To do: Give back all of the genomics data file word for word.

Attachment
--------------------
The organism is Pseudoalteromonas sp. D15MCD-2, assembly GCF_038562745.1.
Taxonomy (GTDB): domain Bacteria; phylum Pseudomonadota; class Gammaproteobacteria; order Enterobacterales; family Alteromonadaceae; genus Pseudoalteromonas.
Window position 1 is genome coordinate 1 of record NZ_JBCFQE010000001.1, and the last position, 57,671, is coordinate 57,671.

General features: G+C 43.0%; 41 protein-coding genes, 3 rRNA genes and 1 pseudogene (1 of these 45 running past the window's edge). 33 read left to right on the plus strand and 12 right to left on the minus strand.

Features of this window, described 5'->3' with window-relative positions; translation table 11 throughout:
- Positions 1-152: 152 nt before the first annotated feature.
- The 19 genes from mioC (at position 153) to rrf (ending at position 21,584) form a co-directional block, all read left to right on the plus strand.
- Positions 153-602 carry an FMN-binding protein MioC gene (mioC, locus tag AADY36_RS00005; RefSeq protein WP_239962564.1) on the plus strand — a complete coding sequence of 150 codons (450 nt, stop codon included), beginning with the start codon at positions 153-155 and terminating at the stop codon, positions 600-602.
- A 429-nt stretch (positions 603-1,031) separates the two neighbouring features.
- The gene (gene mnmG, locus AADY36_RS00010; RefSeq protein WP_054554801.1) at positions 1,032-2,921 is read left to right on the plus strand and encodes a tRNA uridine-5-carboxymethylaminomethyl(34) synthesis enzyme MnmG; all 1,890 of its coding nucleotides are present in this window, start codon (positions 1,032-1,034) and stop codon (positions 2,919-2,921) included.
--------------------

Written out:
The organism is Pseudoalteromonas sp. D15MCD-2, assembly GCF_038562745.1.
Taxonomy (GTDB): domain Bacteria; phylum Pseudomonadota; class Gammaproteobacteria; order Enterobacterales; family Alteromonadaceae; genus Pseudoalteromonas.
Window position 1 is genome coordinate 1 of record NZ_JBCFQE010000001.1, and the last position, 57,671, is coordinate 57,671.

General features: G+C 43.0%; 41 protein-coding genes, 3 rRNA genes and 1 pseudogene (1 of these 45 running past the window's edge). 33 read left to right on the plus strand and 12 right to left on the minus strand.

Features of this window, described 5'->3' with window-relative positions; translation table 11 throughout:
- Positions 1-152: 152 nt before the first annotated feature.
- The 19 genes from mioC (at position 153) to rrf (ending at position 21,584) form a co-directional block, all read left to right on the plus strand.
- Positions 153-602 carry an FMN-binding protein MioC gene (mioC, locus tag AADY36_RS00005; RefSeq protein WP_239962564.1) on the plus strand — a complete coding sequence of 150 codons (450 nt, stop codon included), beginning with the start codon at positions 153-155 and terminating at the stop codon, positions 600-602.
- A 429-nt stretch (positions 603-1,031) separates the two neighbouring features.
- The gene (gene mnmG, locus AADY36_RS00010; RefSeq protein WP_054554801.1) at positions 1,032-2,921 is read left to right on the plus strand and encodes a tRNA uridine-5-carboxymethylaminomethyl(34) synthesis enzyme MnmG; all 1,890 of its coding nucleotides are present in this window, start codon (positions 1,032-1,034) and stop codon (positions 2,919-2,921) included.